This spell could be used to alleviate a variety of moral and ethical ailments caused by acts contrary to the ethos of their class, religion, or profession, either good versus evil, law versus chaos, or both. It could also be used to grant an opportunity to shift alignment to that of the caster. Removing the onus of misdeeds required the subject to be truly repentant and have a strong desire to set things right. Often the caster of atonement would give the subject a task, penance, or quest to complete in order to prove the subject's commitment to change. In the most serious cases, a geas could be used.
Possible applications for atonement included:
- Reversing an alignment change due to a magical effect.
- Restoring paladinhood to a knight that committed an evil act.
- Regaining the favor of an angry deity by the intercession of another priest of the same religion.
- Tempting or offering redemption to a creature to change their alignment to that of the caster.
If the subject committed the misdeed unwittingly or while under some form of compulsion, then forgiveness was usually without great price (only material goods). But if the subject knowingly and intentionally committed a transgression, then the caster of atonement had to pay a price of life experience—all the more reason to use a quest or gaes to ensure the subject was truly repentant first. The older versions of this spell did not require such a price from the caster, but also did not absolve a subject from willful misdeeds nor allow a subject to change alignments.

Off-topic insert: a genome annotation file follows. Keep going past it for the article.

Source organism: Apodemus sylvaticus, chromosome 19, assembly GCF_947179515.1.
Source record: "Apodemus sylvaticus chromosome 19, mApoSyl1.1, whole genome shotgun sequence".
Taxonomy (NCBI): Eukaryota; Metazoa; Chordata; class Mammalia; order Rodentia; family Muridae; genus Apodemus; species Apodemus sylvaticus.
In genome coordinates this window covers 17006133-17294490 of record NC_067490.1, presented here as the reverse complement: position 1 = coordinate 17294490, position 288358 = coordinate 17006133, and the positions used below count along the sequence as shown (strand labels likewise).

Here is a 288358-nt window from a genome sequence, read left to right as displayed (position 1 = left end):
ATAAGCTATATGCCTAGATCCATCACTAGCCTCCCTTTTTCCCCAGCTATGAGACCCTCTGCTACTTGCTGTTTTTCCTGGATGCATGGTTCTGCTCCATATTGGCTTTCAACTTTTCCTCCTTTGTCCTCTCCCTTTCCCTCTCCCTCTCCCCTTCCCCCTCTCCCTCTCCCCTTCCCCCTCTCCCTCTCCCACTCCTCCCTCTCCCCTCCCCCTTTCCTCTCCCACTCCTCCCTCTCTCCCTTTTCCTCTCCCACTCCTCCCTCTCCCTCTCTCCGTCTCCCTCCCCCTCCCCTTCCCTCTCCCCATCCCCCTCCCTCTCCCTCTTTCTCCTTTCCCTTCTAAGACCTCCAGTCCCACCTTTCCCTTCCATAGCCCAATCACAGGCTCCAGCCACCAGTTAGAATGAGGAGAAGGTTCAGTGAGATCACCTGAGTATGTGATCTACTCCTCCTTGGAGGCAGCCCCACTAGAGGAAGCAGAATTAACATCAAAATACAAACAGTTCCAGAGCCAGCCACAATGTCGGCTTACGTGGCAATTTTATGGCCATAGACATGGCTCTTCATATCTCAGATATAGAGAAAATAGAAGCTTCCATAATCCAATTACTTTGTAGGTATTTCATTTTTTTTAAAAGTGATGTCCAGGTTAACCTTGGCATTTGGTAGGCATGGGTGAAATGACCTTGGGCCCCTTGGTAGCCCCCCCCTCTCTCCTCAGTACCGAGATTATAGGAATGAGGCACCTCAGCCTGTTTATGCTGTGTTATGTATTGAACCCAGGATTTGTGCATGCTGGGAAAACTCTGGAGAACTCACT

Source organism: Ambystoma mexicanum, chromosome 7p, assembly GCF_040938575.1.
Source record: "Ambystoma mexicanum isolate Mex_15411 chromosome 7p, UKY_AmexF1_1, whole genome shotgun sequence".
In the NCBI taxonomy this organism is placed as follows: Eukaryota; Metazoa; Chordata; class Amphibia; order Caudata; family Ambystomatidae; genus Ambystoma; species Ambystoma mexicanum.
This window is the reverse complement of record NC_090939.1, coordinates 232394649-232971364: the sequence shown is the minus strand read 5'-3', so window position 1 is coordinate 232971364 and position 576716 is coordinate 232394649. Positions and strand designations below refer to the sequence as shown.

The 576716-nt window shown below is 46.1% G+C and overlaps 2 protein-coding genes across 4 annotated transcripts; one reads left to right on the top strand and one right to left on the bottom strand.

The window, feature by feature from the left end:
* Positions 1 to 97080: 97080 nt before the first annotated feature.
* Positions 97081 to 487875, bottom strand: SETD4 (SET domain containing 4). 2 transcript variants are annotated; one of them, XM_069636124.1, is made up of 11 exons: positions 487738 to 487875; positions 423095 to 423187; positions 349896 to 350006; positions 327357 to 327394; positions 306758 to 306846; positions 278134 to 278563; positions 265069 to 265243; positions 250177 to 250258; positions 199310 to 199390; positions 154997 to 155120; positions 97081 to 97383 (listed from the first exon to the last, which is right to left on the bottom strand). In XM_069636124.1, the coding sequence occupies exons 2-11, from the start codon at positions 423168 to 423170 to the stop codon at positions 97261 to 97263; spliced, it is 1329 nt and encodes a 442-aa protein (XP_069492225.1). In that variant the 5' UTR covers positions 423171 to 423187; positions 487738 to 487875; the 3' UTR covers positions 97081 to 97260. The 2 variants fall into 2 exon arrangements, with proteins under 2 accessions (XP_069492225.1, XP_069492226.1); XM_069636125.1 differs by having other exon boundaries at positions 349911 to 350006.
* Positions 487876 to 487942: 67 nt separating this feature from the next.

Casting time for the newer version of atonement was one hour; casting time for the older versions was 10 minutes. If used as an opportunity to change alignment to that of the caster, the subject had to be present for the entire ceremony and then make a choice to either switch alignments or not. Otherwise, the caster only had to touch the creature sometime during the casting of the spell.
In addition to verbal and somatic components, the priest required his or her holy symbol or divine focus and a set of prayer beads, a prayer wheel, or a book of prayers and catechisms costing at least 500 gp. For the newer version of this spell, the caster lost some life experience when interceding with their deity on behalf of an offender who willfully and deliberately acted contrary to the tenets of their faith.
- ↑ 1.00 1.01 1.02 1.03 1.04 1.05 1.06 1.07 1.08 1.09 1.10 1.11 1.12 1.13 1.14 Jonathan Tweet, Monte Cook, Skip Williams (July 2003). Player's Handbook 3.5 edition. (Wizards of the Coast), p. 201–202. ISBN 0-7869-2886-7.
- ↑ Ed Greenwood, Sean K. Reynolds, Skip Williams, Rob Heinsoo (June 2001). Forgotten Realms Campaign Setting 3rd edition. (Wizards of the Coast), p. 65. ISBN 0-7869-1836-5.
- ↑ Richard Baker, James Wyatt (March 2004). Player's Guide to Faerûn. (Wizards of the Coast), p. 90. ISBN 0-7869-3134-5.
- ↑ Hal Maclean (May 2007). “Seven Saintly Domains”. In Erik Mona ed. Dragon #355 (Paizo Publishing, LLC), pp. 29–30.
- ↑ 5.0 5.1 5.2 5.3 5.4 5.5 5.6 5.7 5.8 5.9 David "Zeb" Cook (August 1989). Player's Handbook (2nd edition). (TSR, Inc.), p. 221–222. ISBN 0-88038-716-5.
- ↑ 6.0 6.1 6.2 6.3 6.4 6.5 6.6 6.7 6.8 6.9 David "Zeb" Cook (April 1995). Player's Handbook 2nd edition (revised). (TSR, Inc.), p. 281. ISBN 0-7869-0329-5.
- ↑ Cook, Findley, Herring, Kubasik, Sargent, Swan (1991). Tome of Magic 2nd edition. (TSR, Inc), p. 152. ISBN 1-56076-107-5.
- ↑ Richard Baker (1996). Player's Option: Spells & Magic. (TSR, Inc), p. 186. ISBN 0-7869-0394-5.
- ↑ 9.0 9.1 9.2 9.3 9.4 9.5 9.6 9.7 9.8 9.9 Gary Gygax (1978). Players Handbook 1st edition. (TSR, Inc.), p. 49. ISBN 0-9356-9601-6.
- ↑ Gary Gygax, David Cook, and François Marcela-Froideval (1985). Oriental Adventures. (TSR, Inc), p. 67. ISBN 0-8803-8099-3.